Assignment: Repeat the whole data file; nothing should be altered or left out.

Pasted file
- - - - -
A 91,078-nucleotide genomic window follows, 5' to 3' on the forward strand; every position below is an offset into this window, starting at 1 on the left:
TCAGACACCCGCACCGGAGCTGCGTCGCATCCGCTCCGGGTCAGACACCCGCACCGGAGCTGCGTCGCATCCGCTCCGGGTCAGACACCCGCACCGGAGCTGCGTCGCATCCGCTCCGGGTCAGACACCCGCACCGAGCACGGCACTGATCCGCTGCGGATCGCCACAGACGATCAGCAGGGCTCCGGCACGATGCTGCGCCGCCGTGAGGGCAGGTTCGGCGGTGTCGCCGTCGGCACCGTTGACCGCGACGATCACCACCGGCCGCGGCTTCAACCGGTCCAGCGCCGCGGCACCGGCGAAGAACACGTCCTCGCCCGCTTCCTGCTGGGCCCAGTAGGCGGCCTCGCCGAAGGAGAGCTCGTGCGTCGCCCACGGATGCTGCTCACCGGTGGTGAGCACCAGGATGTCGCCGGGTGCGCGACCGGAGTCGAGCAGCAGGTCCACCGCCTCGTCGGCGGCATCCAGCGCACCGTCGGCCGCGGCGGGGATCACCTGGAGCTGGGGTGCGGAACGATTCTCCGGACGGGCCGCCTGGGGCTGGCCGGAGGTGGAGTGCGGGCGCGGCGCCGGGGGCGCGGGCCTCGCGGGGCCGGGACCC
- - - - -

A 91,078-nucleotide genomic window follows, 5' to 3' on the forward strand; every position below is an offset into this window, starting at 1 on the left:
TCAGACACCCGCACCGGAGCTGCGTCGCATCCGCTCCGGGTCAGACACCCGCACCGGAGCTGCGTCGCATCCGCTCCGGGTCAGACACCCGCACCGGAGCTGCGTCGCATCCGCTCCGGGTCAGACACCCGCACCGAGCACGGCACTGATCCGCTGCGGATCGCCACAGACGATCAGCAGGGCTCCGGCACGATGCTGCGCCGCCGTGAGGGCAGGTTCGGCGGTGTCGCCGTCGGCACCGTTGACCGCGACGATCACCACCGGCCGCGGCTTCAACCGGTCCAGCGCCGCGGCACCGGCGAAGAACACGTCCTCGCCCGCTTCCTGCTGGGCCCAGTAGGCGGCCTCGCCGAAGGAGAGCTCGTGCGTCGCCCACGGATGCTGCTCACCGGTGGTGAGCACCAGGATGTCGCCGGGTGCGCGACCGGAGTCGAGCAGCAGGTCCACCGCCTCGTCGGCGGCATCCAGCGCACCGTCGGCCGCGGCGGGGATCACCTGGAGCTGGGGTGCGGAACGATTCTCCGGACGGGCCGCCTGGGGCTGGCCGGAGGTGGAGTGCGGGCGCGGCGCCGGGGGCGCGGGCCTCGCGGGGCCGGGACCC